Wednesday, April 27, 2016

Book and Phone

Out of nowhere and all of a sudden, I carry my cell phone with me wherever I go. For years, I had a "flip phone" that I managed to leave at home 90% of the time. (My wife will vouch for this.) Now I have a smart phone that I rarely forget to bring with me.

We can chalk this up to an old dog learning a new trick; to the gradual cementing of a new paradigm inside his fuzzy sub-consciousness. Or, we can see it as a need for entertainment that is always right at hand.

Gottfriefd Schalcken
For me, that entertainment usually amounts to a "Words with Friends" game or an exploration of the Interwebs for new and nifty musical equipment -- so, good, edifying things (right?) -- but it is entertainment, nonetheless. I'll give myself a little credit by saying that when I am waiting in line to pick up the boys after a school activity, my phone often sits by me as I watch parents in car after car hunched over their tiny screens like glowing, new-age penitents. But, I still have the thing with me everywhere I go...

So, knowing, now, that it is possible to carry a thing with me out into the world all of the time without any real effort and inconvenience, I decided I am going to try something new. I'm going to start bringing whatever book I am reading with me wherever I go. 

I never did this on a regular basis because I thought is was inconvenient. But, how much worse is it that carrying a cell phone? So, when the other parents are flipping through Facebook, I will be flipping through Steinbeck. Yeah, the phone will be there, but the book will be "metal more attractive" to a guy who lives in the world by necessity but who is always looking for ways to be not of the world. (And, in the end, I will still get the text about picking up milk...) 

Wednesday, April 20, 2016

Why Do We Know Not "Seems"?

Granted, I am unusually attached to words and perhaps over-sensitive to their fine shades when they're piled against one another in various shapes, but, it seems to me that we could change the nature of argument if everyone would open their statements of opinion with the phrase: "It seems to me..." (See what I did there?)

Hamlet, doing her Yorick
monlologue. Not what it seems, eh?
But, think about it: everything is about how is "seems" to us. Hamlet may "know not 'seems'," but the rest of us do. And if something "seems" a certain way to us, the implication is that it is an at-the-moment kind of thing. There is an unspoken admission that the speaker could actually be wrong.

Normally, I instruct my writing students to argue with a tone of absolute confidence; to leave out "I feel" and "I think." And I still believe that is important. These days, however, we might just need to allow some doubt in to our arguments for the sake of avoiding the literal and metaphoric fisticuffs that dominate the modern agumentative stage.

If the point of argument is not simply to win the argument, but to arrive at the truth, there is good reason to allow for shifts based on the perspective of how things "seem" to others...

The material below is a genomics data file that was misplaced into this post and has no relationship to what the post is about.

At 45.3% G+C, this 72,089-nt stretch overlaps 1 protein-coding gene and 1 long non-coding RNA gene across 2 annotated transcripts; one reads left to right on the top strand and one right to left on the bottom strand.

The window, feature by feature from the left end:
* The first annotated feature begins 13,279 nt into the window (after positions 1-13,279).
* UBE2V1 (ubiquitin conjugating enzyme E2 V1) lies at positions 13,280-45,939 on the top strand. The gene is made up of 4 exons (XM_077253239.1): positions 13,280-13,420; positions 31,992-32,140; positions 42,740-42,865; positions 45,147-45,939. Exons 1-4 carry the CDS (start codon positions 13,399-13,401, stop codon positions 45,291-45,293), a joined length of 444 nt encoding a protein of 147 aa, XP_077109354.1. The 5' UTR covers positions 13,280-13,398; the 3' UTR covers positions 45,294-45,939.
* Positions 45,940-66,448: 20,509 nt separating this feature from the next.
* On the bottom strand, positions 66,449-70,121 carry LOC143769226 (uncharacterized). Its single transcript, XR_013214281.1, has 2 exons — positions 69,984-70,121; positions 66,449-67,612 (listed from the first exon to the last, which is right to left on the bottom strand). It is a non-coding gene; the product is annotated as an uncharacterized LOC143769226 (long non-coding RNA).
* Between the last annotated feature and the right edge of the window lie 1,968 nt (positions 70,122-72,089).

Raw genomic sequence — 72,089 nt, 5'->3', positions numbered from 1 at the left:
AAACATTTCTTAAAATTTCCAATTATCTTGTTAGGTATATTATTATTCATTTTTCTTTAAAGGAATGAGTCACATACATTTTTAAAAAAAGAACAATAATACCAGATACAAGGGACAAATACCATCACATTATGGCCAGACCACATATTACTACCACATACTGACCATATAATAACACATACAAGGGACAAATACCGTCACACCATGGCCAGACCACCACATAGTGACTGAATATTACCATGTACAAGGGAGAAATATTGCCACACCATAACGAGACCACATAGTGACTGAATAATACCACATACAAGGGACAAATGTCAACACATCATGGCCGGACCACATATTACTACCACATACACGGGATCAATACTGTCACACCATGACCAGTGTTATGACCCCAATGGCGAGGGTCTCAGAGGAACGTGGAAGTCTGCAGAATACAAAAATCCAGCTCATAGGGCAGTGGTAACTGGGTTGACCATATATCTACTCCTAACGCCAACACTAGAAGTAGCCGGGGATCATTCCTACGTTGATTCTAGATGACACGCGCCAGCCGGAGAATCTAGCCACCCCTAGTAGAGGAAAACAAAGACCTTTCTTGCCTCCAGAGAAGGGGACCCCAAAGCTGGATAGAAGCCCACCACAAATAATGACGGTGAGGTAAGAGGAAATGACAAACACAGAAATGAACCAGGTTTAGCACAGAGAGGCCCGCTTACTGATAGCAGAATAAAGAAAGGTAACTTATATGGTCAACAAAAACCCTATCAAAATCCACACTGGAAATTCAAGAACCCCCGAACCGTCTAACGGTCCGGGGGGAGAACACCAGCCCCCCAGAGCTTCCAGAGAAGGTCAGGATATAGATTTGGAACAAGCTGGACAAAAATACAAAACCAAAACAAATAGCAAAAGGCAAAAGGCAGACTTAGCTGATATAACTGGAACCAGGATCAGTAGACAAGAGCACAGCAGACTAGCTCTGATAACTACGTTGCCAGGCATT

Wednesday, April 13, 2016

The Benefits of Getting Punched in the Face

A former student of mine (thanks, Andrew) posted this meme yesterday and it rang so true for me that I had to share it. It is probably not what you expect, but here it is:

I can't say I have ever seen a truer idea and I truly believe that being punched in the face really served a purpose for me.

Sure, I fought as a kid in playground scraps, but, once, I was driving to school on a rainy morning and -- I don't remember why -- I had to hit the brakes, hard, almost slamming into the car in front of me. Apparently that angered a guy behind me, who followed me in to the school parking lot and punched me in right in the jaw as I got out of my car.

He connected pretty well. It really didn't hurt. More importantly, it did no damage either to my heart or my body.

I wish I could tell you about how I knocked him out, but he was back in his car and gone before I knew (literally) what his me.

Take the metaphor where you will, but it happened to me a few other times in my life and, for me, it serves as a reminder that even the most violent things are not necessarily as bad as they seem. After all, what sounds worse than "getting punched in the face"?

I have often thought about that punch when facing challenges and this meme reminded me of that.

Monday, April 11, 2016

Blogger, Chris Matarazzo, Goes Stark-Raving Mad (Guest Post by Nick Smedley)

This just in: Moronic jackass of an entitled twit UNC college student starts petition to have Villanova basketball victory over UNC overturned due to what he alleges was bad officiating.

When asked for comment, little-known blogger Chris Matarazzo responded by saying, "Fllrt. Grrr. I can't.... How can?  The... GAAAHHH!"

We had to turn to his wife for a coherent answer, as Chris proceeded to gnaw on one of the legs of his living room couch...

Said Karen, "A lot of times, I think Chris ought to put more of his true feelings into his blog posts, because, here in the living room, he flips out about stuff, but he always says that no one wants to hear an all-out rant except the people who already agree with it, so there is no real mind-changing going on. But I really feel some of his passion gets lost in translation to his blog posts. Sometimes the posts are just too darned polite. But this...this just sort of cracked him, I think. Like, everything he has been holding inside...just...kaplooey!"

At this point, Matarazzo had ceased his gnawing and was lying on the floor panting from his exertions with little chips of wood in the corners of his mouth. He was muttering: "Everything...they want it all the way they want it... Everybody wants the outcome they WAAAAANNNT..."